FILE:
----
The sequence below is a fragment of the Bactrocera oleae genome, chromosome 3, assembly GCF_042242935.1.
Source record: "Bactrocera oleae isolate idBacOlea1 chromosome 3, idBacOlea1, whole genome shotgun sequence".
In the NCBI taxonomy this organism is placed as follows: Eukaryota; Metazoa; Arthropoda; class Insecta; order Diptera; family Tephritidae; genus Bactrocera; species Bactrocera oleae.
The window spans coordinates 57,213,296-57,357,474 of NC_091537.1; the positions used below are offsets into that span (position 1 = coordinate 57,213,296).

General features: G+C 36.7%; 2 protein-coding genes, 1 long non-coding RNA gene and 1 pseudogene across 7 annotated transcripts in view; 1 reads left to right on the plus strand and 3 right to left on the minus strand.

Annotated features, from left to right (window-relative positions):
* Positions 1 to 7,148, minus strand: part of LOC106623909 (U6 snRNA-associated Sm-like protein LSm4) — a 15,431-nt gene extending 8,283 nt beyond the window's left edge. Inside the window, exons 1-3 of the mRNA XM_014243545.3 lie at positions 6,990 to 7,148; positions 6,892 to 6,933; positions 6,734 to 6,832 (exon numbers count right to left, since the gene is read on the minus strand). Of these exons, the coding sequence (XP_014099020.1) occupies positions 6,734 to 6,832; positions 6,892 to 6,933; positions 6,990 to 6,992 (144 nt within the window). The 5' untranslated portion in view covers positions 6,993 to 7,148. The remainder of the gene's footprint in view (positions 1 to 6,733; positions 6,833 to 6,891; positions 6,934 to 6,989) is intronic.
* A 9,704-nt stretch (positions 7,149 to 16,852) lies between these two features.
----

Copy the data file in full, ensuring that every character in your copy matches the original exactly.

The sequence below is a fragment of the Bactrocera oleae genome, chromosome 3, assembly GCF_042242935.1.
Source record: "Bactrocera oleae isolate idBacOlea1 chromosome 3, idBacOlea1, whole genome shotgun sequence".
In the NCBI taxonomy this organism is placed as follows: Eukaryota; Metazoa; Arthropoda; class Insecta; order Diptera; family Tephritidae; genus Bactrocera; species Bactrocera oleae.
The window spans coordinates 57,213,296-57,357,474 of NC_091537.1; the positions used below are offsets into that span (position 1 = coordinate 57,213,296).

General features: G+C 36.7%; 2 protein-coding genes, 1 long non-coding RNA gene and 1 pseudogene across 7 annotated transcripts in view; 1 reads left to right on the plus strand and 3 right to left on the minus strand.

Annotated features, from left to right (window-relative positions):
* Positions 1 to 7,148, minus strand: part of LOC106623909 (U6 snRNA-associated Sm-like protein LSm4) — a 15,431-nt gene extending 8,283 nt beyond the window's left edge. Inside the window, exons 1-3 of the mRNA XM_014243545.3 lie at positions 6,990 to 7,148; positions 6,892 to 6,933; positions 6,734 to 6,832 (exon numbers count right to left, since the gene is read on the minus strand). Of these exons, the coding sequence (XP_014099020.1) occupies positions 6,734 to 6,832; positions 6,892 to 6,933; positions 6,990 to 6,992 (144 nt within the window). The 5' untranslated portion in view covers positions 6,993 to 7,148. The remainder of the gene's footprint in view (positions 1 to 6,733; positions 6,833 to 6,891; positions 6,934 to 6,989) is intronic.
* A 9,704-nt stretch (positions 7,149 to 16,852) lies between these two features.